Have you every have these weird blobs randomly on the surface of your prints?
Stefan from CNC Kitchenshowed us how I fixed this problem with a slicer setting.
How I was able to get rid of these blobs on the surface of the U30 Pro prints? You often see these printing artifacts at the location where the printing move of a perimeter ends, and the build-up pressure in the extrusion system pushes more material out of the nozzle. Before that pressure is relieved by the retraction move.
This is mostly fixed by coasting, wiping or higher retractions though in the case where I noticed it, it was on a vase where the wall was printed in a spiral, so theoretically at a constant speed of the print head without any retractions or similar.
Upon closer inspection, I noticed that in reality, though the print head stuttered from time to time, where again, the built-up pressure in the bowden extrusion system lead to the blobs.
The G-Code also didn’t show any real problems or backwards moves especially since the model is a really nice and smooth vase. But here’s actually the problem because during slicing each of the facets will be translated into one linear move, resulting in a lot of very small motions.
I know a similar problem form my CNC router because it also can’t reach its full speed and starts stuttering. If the individual moves are too small and have even seen it happening with Octoprint that wasn’t able to stream movement commands fast enough for gyroid infill.
The mainboard is not able to handle reading or receiving and processing the individual commands fast enough. So at some point, the machine starts to slow down and, in this case, extrudes a little wider due to the pressure in the system.
For the print quality of a Bowden Extruder 3D printer, it would be optimal, if the material feeddrate would always be constant. Direct extruders are a bit better in that regard.
To be honest, this shouldn’t happen nowadays with a printer and the moves are not horribly tiny and also, the Ender 3 prints the same G-Code fla wless.
Regardless of that fact I’m now going to show you how I simply fixed that problem with a quite unknown slicer setting.
So what CURA and also most other slicers offer is a resolution setting.
This setting, which doesn’t always work the same basically merges individual moves into one. If they are below a specified length, effectively reducing the size of the G-Code file and making moves more smoothly.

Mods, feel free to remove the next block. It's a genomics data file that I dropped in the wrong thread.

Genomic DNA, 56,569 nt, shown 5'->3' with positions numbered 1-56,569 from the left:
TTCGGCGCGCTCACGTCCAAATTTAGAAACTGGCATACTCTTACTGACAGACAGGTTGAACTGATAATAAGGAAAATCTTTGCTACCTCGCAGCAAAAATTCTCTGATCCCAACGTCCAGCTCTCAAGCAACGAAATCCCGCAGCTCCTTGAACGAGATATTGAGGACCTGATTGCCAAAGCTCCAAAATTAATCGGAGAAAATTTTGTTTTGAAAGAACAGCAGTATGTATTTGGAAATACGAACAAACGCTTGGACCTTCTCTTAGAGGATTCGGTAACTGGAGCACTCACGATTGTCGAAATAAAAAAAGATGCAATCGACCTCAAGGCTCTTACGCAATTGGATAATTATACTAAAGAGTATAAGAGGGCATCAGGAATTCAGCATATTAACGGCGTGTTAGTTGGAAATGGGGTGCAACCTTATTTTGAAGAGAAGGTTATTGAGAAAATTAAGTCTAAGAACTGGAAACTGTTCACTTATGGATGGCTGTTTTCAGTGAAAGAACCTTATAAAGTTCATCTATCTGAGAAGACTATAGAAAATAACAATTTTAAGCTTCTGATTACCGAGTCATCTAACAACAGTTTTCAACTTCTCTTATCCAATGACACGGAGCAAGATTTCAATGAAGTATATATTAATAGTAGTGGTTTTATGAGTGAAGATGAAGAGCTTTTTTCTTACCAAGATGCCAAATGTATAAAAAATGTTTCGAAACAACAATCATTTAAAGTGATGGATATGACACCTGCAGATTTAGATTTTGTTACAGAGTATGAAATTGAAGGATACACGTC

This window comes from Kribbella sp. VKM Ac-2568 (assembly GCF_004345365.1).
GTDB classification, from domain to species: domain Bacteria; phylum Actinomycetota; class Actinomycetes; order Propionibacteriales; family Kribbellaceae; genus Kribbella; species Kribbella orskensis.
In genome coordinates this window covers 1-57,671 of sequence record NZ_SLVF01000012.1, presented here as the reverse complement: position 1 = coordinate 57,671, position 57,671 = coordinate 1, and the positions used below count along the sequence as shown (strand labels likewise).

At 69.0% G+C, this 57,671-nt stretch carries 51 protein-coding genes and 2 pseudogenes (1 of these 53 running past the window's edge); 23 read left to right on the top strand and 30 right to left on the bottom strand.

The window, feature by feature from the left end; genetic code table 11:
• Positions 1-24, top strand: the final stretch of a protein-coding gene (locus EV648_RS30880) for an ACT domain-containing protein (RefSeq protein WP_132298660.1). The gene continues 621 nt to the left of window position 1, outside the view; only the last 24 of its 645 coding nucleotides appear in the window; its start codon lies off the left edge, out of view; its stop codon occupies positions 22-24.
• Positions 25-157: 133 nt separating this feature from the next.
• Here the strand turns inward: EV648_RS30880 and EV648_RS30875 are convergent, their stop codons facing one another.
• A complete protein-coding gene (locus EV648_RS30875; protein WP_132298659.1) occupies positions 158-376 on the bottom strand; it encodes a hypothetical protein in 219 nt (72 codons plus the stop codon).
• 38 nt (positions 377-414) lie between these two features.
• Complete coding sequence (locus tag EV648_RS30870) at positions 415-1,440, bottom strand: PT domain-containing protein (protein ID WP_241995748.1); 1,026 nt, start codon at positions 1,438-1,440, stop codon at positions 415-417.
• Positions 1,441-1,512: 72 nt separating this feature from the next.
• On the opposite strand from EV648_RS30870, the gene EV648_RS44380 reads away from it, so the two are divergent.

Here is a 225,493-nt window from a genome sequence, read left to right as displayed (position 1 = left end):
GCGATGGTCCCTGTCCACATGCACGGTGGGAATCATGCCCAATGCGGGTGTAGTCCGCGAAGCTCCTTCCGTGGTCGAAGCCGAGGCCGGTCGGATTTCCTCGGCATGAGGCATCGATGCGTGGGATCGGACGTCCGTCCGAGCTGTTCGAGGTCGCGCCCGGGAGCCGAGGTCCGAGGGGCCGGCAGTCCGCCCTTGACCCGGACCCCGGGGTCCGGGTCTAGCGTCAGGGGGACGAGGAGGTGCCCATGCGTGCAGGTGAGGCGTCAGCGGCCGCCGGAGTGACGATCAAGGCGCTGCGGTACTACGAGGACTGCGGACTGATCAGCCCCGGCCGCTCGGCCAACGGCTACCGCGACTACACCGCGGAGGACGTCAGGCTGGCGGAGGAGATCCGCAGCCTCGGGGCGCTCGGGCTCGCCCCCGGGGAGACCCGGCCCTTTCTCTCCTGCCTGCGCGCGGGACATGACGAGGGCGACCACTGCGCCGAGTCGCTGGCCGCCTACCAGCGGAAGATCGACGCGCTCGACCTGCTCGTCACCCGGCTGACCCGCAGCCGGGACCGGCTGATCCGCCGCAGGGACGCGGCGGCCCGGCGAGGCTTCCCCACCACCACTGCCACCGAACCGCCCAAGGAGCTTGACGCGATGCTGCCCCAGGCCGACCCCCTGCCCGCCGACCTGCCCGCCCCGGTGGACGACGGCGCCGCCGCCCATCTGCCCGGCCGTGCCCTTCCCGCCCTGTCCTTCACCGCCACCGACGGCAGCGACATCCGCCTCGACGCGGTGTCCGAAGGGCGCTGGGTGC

In order to see this setting in CURA, select the gear icon, scroll to "mesh fixes", and activate “maximum resolution” and “maximum deviation”.
The tooltip already says that this is to help that the printer can keep up the speed.
Maximum resolution defines the minimum length of a line segment. Maximum deviation, the maximum error that is allowed by this simplification.
This means that CURA tries to merge segments, if they are smaller than the defined value.
But if the geometrical difference would get bigger than the defined deviation, it will also allow smaller print moves. For the Ender 3 profile and many other predefined CURA profiles these were all set to 0.05mm, which is for deviation, an okay value but for the resolution pretty small.
In the worst case, this would mean that a printer running at 60mm/s, would need to process up to 1200 commands per second, which will definitely overload the processor, at least the old 8bit ones.
Though looking at the Ultimaker 3 profile for example showed me that they were using a maximum resolution 10 times as big, the Ultimaker 5S even sets it to 0.7mm!
How does that change the G-Code?
I sliced Buddy once with the stock 0.05mm resolution and once at the resolution that the Ultimaker 3 also uses which is 0.5mm.
I loaded the G-Code into Excel and with some formula magic calculated the length of each print move and plotted in a histogram.
All in all I analyzed around 10000 lines and the bars. Now it shows us how many print moves have a length in a specific range. For example 0.12 to 0.14mm or 0.4 to 0.42mm.
For the baseline G-Code we see that most print moves really have a quite small length, again, especially because the model itself was really fine to begin with.
It peaks at around 0.16mm.
There is also by the way a small, individual peak at the side and can you guess what that is? It’s our wipe distance of 0.4mm. Pretty cool.
When we take a look at the histogram of the G-Code sliced with 0.5mm resolution, we can see that the peak has moved from 0.16mm to the assigned 0.5mm.
We still have some smaller print moves remaining due to our maximum deviation criterion. Still I think we were able to remove quite a lot of small print moves which is also visible in the file size of the G-Code but in the end, the proof of the pudding is in the eating or rather here, the printing of the G-Code.
And really, the print moves at the vase are totally smooth and so is the printing result. And also all of the zits on Buddy are gone, so we’ve really succeeded.
This might slightly alter the dimensions of the model, so don’t use values too high, especially for deviation. In my case, I couldn’t see a negative impact on print quality with the 0.5mm value that I used.
The guys from Ultimaker also probably had a reason to use it.
This is definitely not the solution of all of your printing problems and might in this case really be more evident because the firmware of the Alfawise seems to be acting up a little, but if you have strange phenomena during printing and notice that the moves are not smooth, try playing around with that parameter and you might be surprised about the results!
Let me know in the comments if you’ve ever noticed and played around with this setting, and if so, what your results were and which values you can recommend!